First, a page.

One of the big questions I get from young aspiring writers is,
How do you keep coming up with such thought-provoking topics? Like the ones that keep your readers glued?
Well for one, I ALWAYS jot down my ideas in my notes.
Whether I’m waiting for the taxi. Half-asleep. Talking with friends. Munching on food. Sitting on the plane for 12 hours.
There’s always something to write about when your mind is occupied with life. When you do things outside of your “writing corner.”
This, by the way, is the second (most effective) technique I do to create fresh, interesting topics.
Don’t write about stuff you don’t know about. Live it.
When I started becoming serious on Medium, I forced myself to write and write. And write. In 3–4 hour intervals. About topics that required me to do extensive research on. In a dark, little corner.
They weren’t topics I particularly enjoyed. But I wrote them anyways. Just to deliver content.
But then my heart sunk as soon as I saw my read ratio.
3 out of 4 people stopped reading my story. 3 out of 4 people left, because my topic wasn’t interesting enough.
Clearly, I lacked original perspective.
Eventually, I ran into a series of burnouts. Publishing everyday was just too mentally exhausting. So I did what most writers do when they’re drained and unfocused: I took time off from writing.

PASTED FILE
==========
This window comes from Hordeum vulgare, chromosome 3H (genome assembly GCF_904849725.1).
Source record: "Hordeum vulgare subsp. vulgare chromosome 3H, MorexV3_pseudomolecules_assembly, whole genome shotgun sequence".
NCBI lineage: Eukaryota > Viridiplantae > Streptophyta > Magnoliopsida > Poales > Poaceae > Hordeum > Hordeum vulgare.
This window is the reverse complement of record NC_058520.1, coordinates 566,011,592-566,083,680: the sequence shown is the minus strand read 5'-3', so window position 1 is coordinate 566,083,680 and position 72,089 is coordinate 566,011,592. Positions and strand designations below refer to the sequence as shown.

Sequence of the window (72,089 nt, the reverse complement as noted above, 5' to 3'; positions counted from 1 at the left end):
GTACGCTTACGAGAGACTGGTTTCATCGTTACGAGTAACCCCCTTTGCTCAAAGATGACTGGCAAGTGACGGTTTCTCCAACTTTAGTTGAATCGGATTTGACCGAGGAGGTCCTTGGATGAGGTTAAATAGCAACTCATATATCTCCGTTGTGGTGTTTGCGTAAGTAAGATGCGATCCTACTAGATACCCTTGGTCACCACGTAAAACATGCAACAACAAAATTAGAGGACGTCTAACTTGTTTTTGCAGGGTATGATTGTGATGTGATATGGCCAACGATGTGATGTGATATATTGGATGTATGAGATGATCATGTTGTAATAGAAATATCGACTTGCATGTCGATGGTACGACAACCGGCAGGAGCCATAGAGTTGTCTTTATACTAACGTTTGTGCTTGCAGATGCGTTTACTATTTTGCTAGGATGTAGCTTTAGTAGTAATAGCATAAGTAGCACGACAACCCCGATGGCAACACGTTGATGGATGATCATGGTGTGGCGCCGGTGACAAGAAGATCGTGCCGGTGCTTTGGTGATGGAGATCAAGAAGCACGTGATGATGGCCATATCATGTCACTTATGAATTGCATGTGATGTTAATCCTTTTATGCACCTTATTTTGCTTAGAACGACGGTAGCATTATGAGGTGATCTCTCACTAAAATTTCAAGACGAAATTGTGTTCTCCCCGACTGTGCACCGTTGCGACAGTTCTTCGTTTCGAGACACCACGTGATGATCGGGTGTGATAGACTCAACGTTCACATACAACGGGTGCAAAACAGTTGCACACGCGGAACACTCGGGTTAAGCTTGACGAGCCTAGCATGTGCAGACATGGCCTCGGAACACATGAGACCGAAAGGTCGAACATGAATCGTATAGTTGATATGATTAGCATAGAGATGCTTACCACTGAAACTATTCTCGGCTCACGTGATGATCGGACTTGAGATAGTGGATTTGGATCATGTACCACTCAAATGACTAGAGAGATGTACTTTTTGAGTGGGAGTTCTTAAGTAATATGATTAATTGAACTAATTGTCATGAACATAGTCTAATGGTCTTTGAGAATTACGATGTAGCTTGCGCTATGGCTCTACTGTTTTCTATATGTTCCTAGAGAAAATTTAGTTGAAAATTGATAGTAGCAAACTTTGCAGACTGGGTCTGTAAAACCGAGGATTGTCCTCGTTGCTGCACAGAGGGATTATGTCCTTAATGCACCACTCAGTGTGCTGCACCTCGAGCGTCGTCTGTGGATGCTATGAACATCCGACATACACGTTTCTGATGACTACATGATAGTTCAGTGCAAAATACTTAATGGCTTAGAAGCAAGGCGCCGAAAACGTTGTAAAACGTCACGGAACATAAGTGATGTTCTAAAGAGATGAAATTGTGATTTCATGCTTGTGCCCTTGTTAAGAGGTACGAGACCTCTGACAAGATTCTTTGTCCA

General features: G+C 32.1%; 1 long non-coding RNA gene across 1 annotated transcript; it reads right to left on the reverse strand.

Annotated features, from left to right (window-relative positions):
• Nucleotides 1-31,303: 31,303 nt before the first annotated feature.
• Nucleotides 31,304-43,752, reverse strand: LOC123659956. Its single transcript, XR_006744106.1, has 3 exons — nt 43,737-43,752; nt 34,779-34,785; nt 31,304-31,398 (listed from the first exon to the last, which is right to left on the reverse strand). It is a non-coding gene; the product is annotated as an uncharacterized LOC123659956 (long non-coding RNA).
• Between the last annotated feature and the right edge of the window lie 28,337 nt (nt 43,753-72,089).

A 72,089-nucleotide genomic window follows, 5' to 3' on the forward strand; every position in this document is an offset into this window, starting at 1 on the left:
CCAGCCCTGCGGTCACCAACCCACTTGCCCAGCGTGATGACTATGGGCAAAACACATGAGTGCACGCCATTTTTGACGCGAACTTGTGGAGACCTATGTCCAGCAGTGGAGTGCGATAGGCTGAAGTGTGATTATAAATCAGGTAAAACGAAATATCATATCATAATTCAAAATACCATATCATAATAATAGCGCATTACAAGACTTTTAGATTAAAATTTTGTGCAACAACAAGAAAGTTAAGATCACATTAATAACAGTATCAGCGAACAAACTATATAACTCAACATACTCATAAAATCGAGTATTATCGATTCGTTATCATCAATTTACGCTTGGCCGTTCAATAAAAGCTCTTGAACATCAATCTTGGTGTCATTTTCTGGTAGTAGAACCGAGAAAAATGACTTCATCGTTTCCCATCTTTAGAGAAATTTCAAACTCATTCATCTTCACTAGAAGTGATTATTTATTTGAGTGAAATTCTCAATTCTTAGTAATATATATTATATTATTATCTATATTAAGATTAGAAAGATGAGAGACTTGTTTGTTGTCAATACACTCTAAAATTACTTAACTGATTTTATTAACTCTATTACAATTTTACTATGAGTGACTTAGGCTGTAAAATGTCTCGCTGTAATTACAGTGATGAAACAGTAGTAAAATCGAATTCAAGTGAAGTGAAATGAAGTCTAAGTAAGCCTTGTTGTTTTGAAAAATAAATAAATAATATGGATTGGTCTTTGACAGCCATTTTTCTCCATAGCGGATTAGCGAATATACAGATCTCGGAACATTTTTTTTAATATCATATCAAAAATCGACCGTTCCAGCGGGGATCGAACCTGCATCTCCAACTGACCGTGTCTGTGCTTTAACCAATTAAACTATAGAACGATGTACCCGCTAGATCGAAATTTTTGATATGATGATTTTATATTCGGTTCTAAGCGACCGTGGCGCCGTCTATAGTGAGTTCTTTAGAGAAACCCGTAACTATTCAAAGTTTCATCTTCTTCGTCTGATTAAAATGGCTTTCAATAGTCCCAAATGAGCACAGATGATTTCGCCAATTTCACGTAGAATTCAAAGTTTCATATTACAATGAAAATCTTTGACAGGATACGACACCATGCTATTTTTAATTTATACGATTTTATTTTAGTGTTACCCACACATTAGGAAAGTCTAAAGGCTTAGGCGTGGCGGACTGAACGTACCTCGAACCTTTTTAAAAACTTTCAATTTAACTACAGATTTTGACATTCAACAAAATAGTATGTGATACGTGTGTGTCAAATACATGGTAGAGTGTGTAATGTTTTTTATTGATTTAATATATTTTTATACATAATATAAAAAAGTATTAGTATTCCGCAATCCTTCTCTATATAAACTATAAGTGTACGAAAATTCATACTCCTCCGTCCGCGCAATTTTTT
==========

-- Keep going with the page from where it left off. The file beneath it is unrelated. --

Slowly, my read ratio climbed up to 35%. Which sprouted from random moments, like folding laundry or waiting in line for food.
It grew even higher (over 40%) after I ditched my company’s office to work in Southeast Asia.
It was only then did I realize that taking a break from my “writing corner” to experience the simple, but fun specks of life, gave me fresher topics than those I’d forced out.
The science behind it is this:
Your brains reenergizes when you immerse yourself in an unfamiliar environment. When you run your daily to-dos. When you do things you feel excited about. When you’re just living life.
It’s the reason why so many writers suggest taking your mind (literally) off the screen whenever you get stuck. Because when you do things outside of your “writing corner,” your mind gets dazed with new experiences. And it’s these experiences that bring out the freshest, most enticing content one could read.
So don’t worry if you stop writing for a few hours. Or a few days. Because within this restful break, you’ll come up with something no one else can share.